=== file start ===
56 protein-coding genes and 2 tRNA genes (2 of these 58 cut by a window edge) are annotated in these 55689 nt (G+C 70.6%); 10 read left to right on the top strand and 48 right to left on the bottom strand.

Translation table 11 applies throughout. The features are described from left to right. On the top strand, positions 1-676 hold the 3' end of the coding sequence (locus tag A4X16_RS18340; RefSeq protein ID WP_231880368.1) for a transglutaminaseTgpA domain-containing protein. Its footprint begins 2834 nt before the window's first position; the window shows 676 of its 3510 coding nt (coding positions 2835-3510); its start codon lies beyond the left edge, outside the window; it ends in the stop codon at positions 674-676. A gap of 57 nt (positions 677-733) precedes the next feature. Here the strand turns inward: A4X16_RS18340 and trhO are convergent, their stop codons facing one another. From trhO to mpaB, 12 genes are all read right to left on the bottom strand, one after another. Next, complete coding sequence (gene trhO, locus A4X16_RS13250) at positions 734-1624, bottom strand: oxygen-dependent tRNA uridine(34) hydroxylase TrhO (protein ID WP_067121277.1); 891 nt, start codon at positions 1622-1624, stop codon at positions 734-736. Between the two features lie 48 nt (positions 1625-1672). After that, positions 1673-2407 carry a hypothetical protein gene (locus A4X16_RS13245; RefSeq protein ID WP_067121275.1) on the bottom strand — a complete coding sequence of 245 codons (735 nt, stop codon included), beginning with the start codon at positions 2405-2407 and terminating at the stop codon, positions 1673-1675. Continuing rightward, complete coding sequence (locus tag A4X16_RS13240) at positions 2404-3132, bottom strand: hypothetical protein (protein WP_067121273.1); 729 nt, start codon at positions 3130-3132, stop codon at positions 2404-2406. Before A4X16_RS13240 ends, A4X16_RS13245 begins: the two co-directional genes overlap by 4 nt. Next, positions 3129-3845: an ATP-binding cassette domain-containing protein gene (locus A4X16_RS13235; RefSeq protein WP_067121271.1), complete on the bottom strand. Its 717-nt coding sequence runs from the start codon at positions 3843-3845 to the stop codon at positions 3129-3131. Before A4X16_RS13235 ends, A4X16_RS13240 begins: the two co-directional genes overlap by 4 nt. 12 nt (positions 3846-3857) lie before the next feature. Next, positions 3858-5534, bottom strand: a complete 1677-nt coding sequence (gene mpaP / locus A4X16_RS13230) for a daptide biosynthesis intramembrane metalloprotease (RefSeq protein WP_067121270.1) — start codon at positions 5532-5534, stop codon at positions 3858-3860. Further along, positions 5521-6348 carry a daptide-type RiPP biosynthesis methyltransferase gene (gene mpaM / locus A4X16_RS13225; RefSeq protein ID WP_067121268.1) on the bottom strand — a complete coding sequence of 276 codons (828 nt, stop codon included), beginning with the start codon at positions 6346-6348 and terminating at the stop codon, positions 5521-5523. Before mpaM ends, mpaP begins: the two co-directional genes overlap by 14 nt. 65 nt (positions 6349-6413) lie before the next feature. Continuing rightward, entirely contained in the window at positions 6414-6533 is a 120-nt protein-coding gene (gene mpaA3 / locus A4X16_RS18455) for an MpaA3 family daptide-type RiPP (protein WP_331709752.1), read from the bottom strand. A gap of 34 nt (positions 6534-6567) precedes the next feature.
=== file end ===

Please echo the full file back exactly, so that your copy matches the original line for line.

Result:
56 protein-coding genes and 2 tRNA genes (2 of these 58 cut by a window edge) are annotated in these 55689 nt (G+C 70.6%); 10 read left to right on the top strand and 48 right to left on the bottom strand.

Translation table 11 applies throughout. The features are described from left to right. On the top strand, positions 1-676 hold the 3' end of the coding sequence (locus tag A4X16_RS18340; RefSeq protein ID WP_231880368.1) for a transglutaminaseTgpA domain-containing protein. Its footprint begins 2834 nt before the window's first position; the window shows 676 of its 3510 coding nt (coding positions 2835-3510); its start codon lies beyond the left edge, outside the window; it ends in the stop codon at positions 674-676. A gap of 57 nt (positions 677-733) precedes the next feature. Here the strand turns inward: A4X16_RS18340 and trhO are convergent, their stop codons facing one another. From trhO to mpaB, 12 genes are all read right to left on the bottom strand, one after another. Next, complete coding sequence (gene trhO, locus A4X16_RS13250) at positions 734-1624, bottom strand: oxygen-dependent tRNA uridine(34) hydroxylase TrhO (protein ID WP_067121277.1); 891 nt, start codon at positions 1622-1624, stop codon at positions 734-736. Between the two features lie 48 nt (positions 1625-1672). After that, positions 1673-2407 carry a hypothetical protein gene (locus A4X16_RS13245; RefSeq protein ID WP_067121275.1) on the bottom strand — a complete coding sequence of 245 codons (735 nt, stop codon included), beginning with the start codon at positions 2405-2407 and terminating at the stop codon, positions 1673-1675. Continuing rightward, complete coding sequence (locus tag A4X16_RS13240) at positions 2404-3132, bottom strand: hypothetical protein (protein WP_067121273.1); 729 nt, start codon at positions 3130-3132, stop codon at positions 2404-2406. Before A4X16_RS13240 ends, A4X16_RS13245 begins: the two co-directional genes overlap by 4 nt. Next, positions 3129-3845: an ATP-binding cassette domain-containing protein gene (locus A4X16_RS13235; RefSeq protein WP_067121271.1), complete on the bottom strand. Its 717-nt coding sequence runs from the start codon at positions 3843-3845 to the stop codon at positions 3129-3131. Before A4X16_RS13235 ends, A4X16_RS13240 begins: the two co-directional genes overlap by 4 nt. 12 nt (positions 3846-3857) lie before the next feature. Next, positions 3858-5534, bottom strand: a complete 1677-nt coding sequence (gene mpaP / locus A4X16_RS13230) for a daptide biosynthesis intramembrane metalloprotease (RefSeq protein WP_067121270.1) — start codon at positions 5532-5534, stop codon at positions 3858-3860. Further along, positions 5521-6348 carry a daptide-type RiPP biosynthesis methyltransferase gene (gene mpaM / locus A4X16_RS13225; RefSeq protein ID WP_067121268.1) on the bottom strand — a complete coding sequence of 276 codons (828 nt, stop codon included), beginning with the start codon at positions 6346-6348 and terminating at the stop codon, positions 5521-5523. Before mpaM ends, mpaP begins: the two co-directional genes overlap by 14 nt. 65 nt (positions 6349-6413) lie before the next feature. Continuing rightward, entirely contained in the window at positions 6414-6533 is a 120-nt protein-coding gene (gene mpaA3 / locus A4X16_RS18455) for an MpaA3 family daptide-type RiPP (protein WP_331709752.1), read from the bottom strand. A gap of 34 nt (positions 6534-6567) precedes the next feature.